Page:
Playing a musical instrument is another great way to use music as an alone activity. I used to play a lot of piano when I was young, and have recently “re-learned” it a little, since my daughter started having lessons and I bought her a keyboard. I’ve always found playing piano very calming and therapeutic.
I’ve always loved creating art, and I generally prefer pencil and dry pastel work, though I have painted too. I just find that grey-lead pencil and dry pastels are so portable, and easy to set up and pack up. This helps when you have little energy or run out of it quickly (like most people with CFS / ME do!).
Writing has been a love of mine since I could first write. I started writing daily in a diary when I was about 12 years old, and continued that for many years, while also pouring my heart out in long journal pieces. I also started writing poetry back the, and still do – mostly free-form stuff, not rhyming – and often not very good either ;-).
Journalling and poetry writing have helped get through some tough emotional times (and some great times too!). I find it very therapeutic to just spill out my feelings onto a page (or Word document!), often knowing that the feeling I’m having are transitory, and I don’t really mean half of what I’m writing. At times I just need to vent, then go about my business, having let go of all those feelings once I’ve vented.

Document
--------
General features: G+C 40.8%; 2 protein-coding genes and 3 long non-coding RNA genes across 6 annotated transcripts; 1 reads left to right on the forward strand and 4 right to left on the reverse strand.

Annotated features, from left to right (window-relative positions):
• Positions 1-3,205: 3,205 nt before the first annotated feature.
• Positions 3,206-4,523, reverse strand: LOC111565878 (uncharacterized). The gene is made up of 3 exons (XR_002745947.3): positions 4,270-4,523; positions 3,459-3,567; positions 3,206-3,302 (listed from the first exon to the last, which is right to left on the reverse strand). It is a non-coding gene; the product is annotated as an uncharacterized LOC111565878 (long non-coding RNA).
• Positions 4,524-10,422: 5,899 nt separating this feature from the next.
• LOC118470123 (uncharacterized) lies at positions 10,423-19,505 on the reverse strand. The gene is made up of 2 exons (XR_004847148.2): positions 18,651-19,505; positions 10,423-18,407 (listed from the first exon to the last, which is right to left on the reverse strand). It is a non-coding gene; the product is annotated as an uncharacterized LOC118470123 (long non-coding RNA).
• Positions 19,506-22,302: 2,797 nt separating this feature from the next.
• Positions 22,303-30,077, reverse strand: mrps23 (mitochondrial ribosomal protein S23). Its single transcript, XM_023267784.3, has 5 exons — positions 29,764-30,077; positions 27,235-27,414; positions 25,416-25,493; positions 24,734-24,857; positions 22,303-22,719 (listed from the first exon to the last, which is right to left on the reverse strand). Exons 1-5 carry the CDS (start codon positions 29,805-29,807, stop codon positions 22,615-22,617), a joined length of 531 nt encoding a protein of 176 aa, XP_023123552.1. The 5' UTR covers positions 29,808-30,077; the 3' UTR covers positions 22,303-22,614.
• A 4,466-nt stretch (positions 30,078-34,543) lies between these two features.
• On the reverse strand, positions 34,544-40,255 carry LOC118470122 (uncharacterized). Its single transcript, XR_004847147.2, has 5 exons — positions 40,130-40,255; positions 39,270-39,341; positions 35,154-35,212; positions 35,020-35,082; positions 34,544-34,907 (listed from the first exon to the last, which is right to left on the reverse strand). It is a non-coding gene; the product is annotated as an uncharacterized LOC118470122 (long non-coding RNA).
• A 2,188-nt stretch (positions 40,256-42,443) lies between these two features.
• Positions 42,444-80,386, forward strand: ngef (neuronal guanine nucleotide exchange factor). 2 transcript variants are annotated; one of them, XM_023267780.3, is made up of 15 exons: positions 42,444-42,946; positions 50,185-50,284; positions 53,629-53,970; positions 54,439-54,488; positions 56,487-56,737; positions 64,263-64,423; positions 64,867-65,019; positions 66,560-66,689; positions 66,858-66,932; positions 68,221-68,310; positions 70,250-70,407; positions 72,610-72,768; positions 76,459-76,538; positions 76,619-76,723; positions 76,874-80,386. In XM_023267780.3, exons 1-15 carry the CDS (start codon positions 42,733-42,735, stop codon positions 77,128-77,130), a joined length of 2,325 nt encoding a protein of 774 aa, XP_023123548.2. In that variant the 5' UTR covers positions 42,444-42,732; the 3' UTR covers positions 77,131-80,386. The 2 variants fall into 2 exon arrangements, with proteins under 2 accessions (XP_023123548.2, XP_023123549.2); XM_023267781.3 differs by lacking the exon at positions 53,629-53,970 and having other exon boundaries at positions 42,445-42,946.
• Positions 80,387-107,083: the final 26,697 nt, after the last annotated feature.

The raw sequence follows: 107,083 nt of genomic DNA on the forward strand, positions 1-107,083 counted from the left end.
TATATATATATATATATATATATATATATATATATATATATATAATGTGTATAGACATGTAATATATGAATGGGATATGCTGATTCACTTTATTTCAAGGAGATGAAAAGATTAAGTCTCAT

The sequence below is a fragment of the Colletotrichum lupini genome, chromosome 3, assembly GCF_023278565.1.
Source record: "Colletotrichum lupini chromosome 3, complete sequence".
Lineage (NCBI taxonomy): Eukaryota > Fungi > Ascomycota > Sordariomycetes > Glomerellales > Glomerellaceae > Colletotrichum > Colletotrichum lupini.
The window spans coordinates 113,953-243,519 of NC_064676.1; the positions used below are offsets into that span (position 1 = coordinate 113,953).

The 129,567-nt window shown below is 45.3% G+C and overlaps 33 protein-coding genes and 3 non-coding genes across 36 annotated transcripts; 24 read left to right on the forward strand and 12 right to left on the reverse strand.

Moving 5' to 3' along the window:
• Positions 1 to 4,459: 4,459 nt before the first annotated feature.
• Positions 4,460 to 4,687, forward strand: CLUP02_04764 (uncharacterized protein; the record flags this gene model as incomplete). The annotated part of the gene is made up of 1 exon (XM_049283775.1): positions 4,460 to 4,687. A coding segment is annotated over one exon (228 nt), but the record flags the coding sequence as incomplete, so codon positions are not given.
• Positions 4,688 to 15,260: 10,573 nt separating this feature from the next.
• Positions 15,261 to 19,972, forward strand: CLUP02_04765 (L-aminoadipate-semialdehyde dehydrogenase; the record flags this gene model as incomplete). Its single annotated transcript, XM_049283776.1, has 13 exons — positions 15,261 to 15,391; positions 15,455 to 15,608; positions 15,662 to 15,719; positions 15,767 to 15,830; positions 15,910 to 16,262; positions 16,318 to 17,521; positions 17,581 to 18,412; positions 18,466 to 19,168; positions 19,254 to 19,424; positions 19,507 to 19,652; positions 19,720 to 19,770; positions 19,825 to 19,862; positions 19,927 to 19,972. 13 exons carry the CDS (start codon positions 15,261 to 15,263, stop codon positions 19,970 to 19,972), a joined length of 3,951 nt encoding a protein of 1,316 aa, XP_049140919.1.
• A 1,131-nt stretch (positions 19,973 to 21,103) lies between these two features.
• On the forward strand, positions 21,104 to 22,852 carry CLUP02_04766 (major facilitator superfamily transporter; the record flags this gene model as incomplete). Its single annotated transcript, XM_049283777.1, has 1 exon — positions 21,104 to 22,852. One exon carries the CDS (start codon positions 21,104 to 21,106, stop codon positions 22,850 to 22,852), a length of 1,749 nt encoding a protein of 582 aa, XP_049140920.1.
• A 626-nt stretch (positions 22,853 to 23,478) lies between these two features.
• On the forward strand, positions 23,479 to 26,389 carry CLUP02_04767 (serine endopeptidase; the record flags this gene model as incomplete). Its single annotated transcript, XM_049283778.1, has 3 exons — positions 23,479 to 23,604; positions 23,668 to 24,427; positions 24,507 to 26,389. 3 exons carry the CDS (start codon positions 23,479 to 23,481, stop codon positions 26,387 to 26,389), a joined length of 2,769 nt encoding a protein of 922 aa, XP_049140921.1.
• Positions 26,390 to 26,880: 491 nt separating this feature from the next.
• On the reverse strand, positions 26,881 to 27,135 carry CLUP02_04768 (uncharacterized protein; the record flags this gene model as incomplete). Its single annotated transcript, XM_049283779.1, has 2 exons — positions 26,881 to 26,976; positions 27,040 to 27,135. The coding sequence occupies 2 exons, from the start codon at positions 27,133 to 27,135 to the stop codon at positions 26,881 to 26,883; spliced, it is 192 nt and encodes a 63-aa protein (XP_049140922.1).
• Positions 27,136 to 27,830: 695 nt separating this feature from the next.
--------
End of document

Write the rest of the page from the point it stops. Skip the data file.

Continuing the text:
If you worry about someone reading your ‘venting’, and taking it the wrong way, just write it, clear out the feelings from inside your head, then shred or burn the paper (or delete the document if it’s on a computer!).
These days I also write in the form of blogging – as you may have noticed! My blogging is more aimed at helping others than helping myself, but sometimes when I write about certain tough times in my life with CFS and electrosensitivity, with the hope of helping others, I find that ‘facing my demons’ in that way sometimes helps complete something for me too, and can be very cathartic.
With reading, you can do it alone OR in company, and still go off into a whole new world! I’ve loved reading FOREVER! It is an escape into whatever yo wish to escape into – whether it be fiction (can’t beat a bit of Diana Gabaldon!) or non-fiction. Whether you’re learning how to do something or reading about history – with reading you can go all around the world without leaving your couch (or bed!). Plus, with the advent of audiobooks (oh, how I love Audible!), you can even “read” with your eyes closed or while doing housework, gardening or driving. The world’s your oyster with audiobooks!
Once you start thinking, there’s HEAPS of things you can do alone that are enjoyable. I’ll stick with five for simplicity, but please let me know your suggestions in the Comments section, on Facebook or via Twitter. I’d love to hear from you!
Today Action Step
Choose one of these ‘alone activities’ that you’ve not done before, or not done for a while, and do one. Then share it with us on Twitter or Facebook!
P.S. I know that those with minds that tend towards the gutter on occasion (like mine!) may get a chuckle out of this title. If you know what I mean, yes, that’s a totally natural and enjoyable thing to do alone. If you don’t know what I mean, better I don’t say anymore :-).